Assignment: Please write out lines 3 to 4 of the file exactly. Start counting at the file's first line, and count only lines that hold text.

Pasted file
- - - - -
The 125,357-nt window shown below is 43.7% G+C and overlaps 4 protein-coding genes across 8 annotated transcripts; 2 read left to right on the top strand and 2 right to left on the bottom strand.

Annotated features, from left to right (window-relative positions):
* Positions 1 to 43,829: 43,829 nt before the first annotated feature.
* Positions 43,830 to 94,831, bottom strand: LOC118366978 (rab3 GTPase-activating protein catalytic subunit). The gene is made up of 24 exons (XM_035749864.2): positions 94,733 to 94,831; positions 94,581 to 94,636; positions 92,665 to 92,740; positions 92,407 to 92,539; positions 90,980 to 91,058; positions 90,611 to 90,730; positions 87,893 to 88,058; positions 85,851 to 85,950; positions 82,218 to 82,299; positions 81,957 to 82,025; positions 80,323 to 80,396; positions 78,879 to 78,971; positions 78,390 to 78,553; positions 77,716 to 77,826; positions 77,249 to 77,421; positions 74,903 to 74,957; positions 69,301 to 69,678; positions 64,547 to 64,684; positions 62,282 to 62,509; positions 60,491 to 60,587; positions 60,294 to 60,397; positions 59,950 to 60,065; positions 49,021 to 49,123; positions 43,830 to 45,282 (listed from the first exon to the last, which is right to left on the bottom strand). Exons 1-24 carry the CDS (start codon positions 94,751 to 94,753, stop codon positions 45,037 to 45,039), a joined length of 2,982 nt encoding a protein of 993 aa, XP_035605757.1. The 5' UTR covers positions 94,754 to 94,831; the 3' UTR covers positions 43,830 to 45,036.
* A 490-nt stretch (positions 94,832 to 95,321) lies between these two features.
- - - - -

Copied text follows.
* Positions 1 to 43,829: 43,829 nt before the first annotated feature.
* Positions 43,830 to 94,831, bottom strand: LOC118366978 (rab3 GTPase-activating protein catalytic subunit). The gene is made up of 24 exons (XM_035749864.2): positions 94,733 to 94,831; positions 94,581 to 94,636; positions 92,665 to 92,740; positions 92,407 to 92,539; positions 90,980 to 91,058; positions 90,611 to 90,730; positions 87,893 to 88,058; positions 85,851 to 85,950; positions 82,218 to 82,299; positions 81,957 to 82,025; positions 80,323 to 80,396; positions 78,879 to 78,971; positions 78,390 to 78,553; positions 77,716 to 77,826; positions 77,249 to 77,421; positions 74,903 to 74,957; positions 69,301 to 69,678; positions 64,547 to 64,684; positions 62,282 to 62,509; positions 60,491 to 60,587; positions 60,294 to 60,397; positions 59,950 to 60,065; positions 49,021 to 49,123; positions 43,830 to 45,282 (listed from the first exon to the last, which is right to left on the bottom strand). Exons 1-24 carry the CDS (start codon positions 94,751 to 94,753, stop codon positions 45,037 to 45,039), a joined length of 2,982 nt encoding a protein of 993 aa, XP_035605757.1. The 5' UTR covers positions 94,754 to 94,831; the 3' UTR covers positions 43,830 to 45,036.